Currently, there are three classes of speeding offenses in Chicago and across Illinois:
- Petty offenses
- Class B misdemeanors
- Class A misdemeanors.
Convictions for speeding offenses may have serious consequences on a person’s life and impact their ability to obtain driving privileges in the future. Fines and costs for speeding offenses can be quite high and can cause severe financial hardship as well.
Petty Offense Speeding Tickets
A person who drives a vehicle on any highway in the State in excess of the maximum posted speed limit is subject to citation or arrest. A citation for 1-25 miles over the speed limit is considered a petty offense subject to a minimum sentence of court supervision and a maximum fine of up to a $1000.00. There is no possibility of a jail sentence on a petty speeding ticket. For adults over the age of 21, three convictions for petty moving violations, such as speeding during a 12 month period will result in a suspension of that person’s driving privileges. Obtaining court supervision is an important goal in these types of cases as it will keep a person’s driving record “clean” and not result in a judgment of conviction. Although supervision is notated for reference on a person’s driving record, it is not usually visible to insurance companies. Having a clean driving record is one of the biggest factors in keeping your auto insurance rates down.
Aggravated Speeding Charges
Aggravated speeding charges are considered enhanced speeding offenses and so the penalties are usually much higher than petty speeding tickets. Any offense for 26-34 miles over the speed limit is a Class B misdemeanor punishable by up to a 6 month jail sentence and a $1500 fine or a combination thereof. Court supervision is available as a disposition in a plea negotiation as long as an individual does not have any prior or similar aggravated speeding offenses in their driving history or background. A person may be ineligible for court supervision on this particular offense if it occurred in a construction zone or an urban district.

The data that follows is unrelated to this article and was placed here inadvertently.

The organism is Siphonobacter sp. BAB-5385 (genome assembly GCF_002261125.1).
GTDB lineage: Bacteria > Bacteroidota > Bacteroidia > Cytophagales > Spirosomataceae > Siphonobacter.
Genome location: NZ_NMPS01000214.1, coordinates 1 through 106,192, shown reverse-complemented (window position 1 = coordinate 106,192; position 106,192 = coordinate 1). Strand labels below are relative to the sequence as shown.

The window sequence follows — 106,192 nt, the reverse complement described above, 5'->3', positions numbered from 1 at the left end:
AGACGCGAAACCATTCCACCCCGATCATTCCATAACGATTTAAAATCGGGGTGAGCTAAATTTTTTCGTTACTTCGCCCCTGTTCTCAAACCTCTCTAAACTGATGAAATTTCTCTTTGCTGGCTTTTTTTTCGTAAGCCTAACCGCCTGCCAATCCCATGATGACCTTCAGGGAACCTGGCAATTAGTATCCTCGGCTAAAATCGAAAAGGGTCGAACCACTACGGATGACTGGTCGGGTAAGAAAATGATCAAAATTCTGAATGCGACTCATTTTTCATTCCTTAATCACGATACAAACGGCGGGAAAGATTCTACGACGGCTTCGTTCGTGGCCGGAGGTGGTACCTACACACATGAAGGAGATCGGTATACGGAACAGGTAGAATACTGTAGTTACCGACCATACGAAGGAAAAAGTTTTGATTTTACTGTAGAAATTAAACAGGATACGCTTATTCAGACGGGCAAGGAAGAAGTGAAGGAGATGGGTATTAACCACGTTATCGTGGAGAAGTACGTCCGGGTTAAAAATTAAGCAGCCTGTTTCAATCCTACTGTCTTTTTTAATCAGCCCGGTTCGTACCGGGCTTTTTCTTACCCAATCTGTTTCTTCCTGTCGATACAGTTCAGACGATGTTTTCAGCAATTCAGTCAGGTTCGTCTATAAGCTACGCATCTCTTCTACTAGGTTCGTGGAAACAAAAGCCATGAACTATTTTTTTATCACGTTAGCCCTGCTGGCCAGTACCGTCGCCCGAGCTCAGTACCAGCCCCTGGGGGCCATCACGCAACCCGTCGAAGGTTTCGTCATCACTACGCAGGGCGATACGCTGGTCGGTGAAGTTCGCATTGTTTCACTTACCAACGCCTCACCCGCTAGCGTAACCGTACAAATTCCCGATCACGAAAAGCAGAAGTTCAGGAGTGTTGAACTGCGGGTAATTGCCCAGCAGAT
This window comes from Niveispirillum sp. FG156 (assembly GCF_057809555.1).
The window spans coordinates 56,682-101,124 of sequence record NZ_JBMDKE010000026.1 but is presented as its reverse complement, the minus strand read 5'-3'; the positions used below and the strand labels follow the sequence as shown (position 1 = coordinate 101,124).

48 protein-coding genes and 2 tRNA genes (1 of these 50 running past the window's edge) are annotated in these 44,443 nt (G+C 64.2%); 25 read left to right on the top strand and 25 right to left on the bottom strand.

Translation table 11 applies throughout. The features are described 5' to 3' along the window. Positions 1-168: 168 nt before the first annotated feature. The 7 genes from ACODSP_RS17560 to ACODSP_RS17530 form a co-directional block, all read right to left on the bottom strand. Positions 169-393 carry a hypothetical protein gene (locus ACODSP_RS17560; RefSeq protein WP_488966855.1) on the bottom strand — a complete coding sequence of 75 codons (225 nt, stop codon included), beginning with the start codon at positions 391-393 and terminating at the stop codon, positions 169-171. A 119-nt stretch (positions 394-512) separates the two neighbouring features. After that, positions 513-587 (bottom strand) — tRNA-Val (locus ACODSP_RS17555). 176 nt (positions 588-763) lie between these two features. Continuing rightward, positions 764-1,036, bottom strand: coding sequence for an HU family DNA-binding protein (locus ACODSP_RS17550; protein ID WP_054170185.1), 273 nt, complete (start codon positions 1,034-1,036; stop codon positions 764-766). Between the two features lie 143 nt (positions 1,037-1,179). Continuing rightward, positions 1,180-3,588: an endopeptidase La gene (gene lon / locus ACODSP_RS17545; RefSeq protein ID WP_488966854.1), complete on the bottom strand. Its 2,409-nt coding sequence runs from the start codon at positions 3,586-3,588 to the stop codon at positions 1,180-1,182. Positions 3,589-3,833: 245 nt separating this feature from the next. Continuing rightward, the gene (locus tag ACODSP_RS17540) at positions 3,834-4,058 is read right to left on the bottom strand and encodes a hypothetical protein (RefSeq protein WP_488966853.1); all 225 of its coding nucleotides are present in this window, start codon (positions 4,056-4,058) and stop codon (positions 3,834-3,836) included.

The third class of speeding offenses, and the most serious, is an offense of 35 miles or more above the speed limit. Any offense of 35 miles or more above the speed limit is a Class A misdemeanor and is punishable by up to a year in jail and up to a $2500 fine. Court supervision is also available as a disposition on a Class A speeding offense through a plea negotiation as long as an individual does not have any prior or similar aggravated speeding offenses in their driving history or background. But just like the Class B aggravated speeding charges described above, a person may be ineligible for court supervision if the aggravated speeding offenses occurred in a construction zone or an urban district.
Contact an Experienced Traffic Lawyer
Until relatively recently in the history of Illinois, speeding tickets were not a major cause of concern as all speeding tickets were categorized as petty offenses only. But with recent changes to the law, new crimes of aggravated speeding and aggravated speeding in a construction zone have appeared on the legal landscape. In addition to the danger that a conviction may adversely affect your driving privileges and insurance rates, worries about how such a charge may affect a driver’s immigration and employment are now legitimate concerns. The experienced Chicago traffic violation attorneys of Mitchell S. Sexner & Associates LLC have successfully handled thousands of such cases. Call us 24 hours a day at (312) 644-0444 for free information about we can help you as well.